The Muckleshoot Indian Tribe launched a public information initiative last week to increase awareness and understanding of its history, culture, treaty rights and sovereignty, and to clearly illustrate its enduring legal and ancestral connection with its Duwamish ancestors.
On Aug. 9, more than 95% of Muckleshoot tribal members are of Duwamish descent and the tribe is federally recognized as a rightful successor to several of the Duwamish lands on whose behalf Chief Seattle signed the Treaty of Point Elliott.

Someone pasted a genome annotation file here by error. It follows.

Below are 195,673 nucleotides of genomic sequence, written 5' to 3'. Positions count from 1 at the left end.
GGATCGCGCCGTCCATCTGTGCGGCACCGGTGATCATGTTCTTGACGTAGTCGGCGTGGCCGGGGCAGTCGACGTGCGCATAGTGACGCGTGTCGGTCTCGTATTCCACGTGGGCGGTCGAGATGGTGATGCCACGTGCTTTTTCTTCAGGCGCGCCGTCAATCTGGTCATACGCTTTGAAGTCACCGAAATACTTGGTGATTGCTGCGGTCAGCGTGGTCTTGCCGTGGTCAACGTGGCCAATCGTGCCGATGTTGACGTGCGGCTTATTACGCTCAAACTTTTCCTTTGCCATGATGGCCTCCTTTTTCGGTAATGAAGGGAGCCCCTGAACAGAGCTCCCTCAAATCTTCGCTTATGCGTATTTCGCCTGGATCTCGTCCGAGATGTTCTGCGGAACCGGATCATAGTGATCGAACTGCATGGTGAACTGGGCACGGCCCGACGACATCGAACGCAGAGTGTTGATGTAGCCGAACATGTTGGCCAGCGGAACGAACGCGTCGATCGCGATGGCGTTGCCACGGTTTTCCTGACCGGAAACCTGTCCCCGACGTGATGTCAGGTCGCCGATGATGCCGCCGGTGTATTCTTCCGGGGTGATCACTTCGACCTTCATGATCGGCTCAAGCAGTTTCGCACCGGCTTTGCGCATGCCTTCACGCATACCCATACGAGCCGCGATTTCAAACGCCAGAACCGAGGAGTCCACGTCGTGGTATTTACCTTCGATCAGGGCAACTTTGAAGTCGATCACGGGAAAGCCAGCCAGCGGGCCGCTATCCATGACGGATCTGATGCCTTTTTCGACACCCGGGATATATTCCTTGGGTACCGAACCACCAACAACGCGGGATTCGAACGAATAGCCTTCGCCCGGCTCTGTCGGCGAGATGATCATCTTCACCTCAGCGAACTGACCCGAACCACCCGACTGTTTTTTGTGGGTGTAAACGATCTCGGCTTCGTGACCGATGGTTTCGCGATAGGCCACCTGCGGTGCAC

In a news release, the tribe said that a group calling itself the Duwamish Tribal Organization “continues its decades-old efforts to garner public attention and support based on a misleading historical account and rejected calls for federal tribal recognition.”
It’s time to set the record straight, it said.
“This scheme aimed at appropriating our culture in the name of our Duwamish ancestors has gone on long enough,” said Muckleshoot Tribal Council Chairman Jaison Elkins.
Advertisements have appeared in several Western Washington newspapers and online stating the tribe’s case and connecting people to an informational website: theRealDuwamish.org.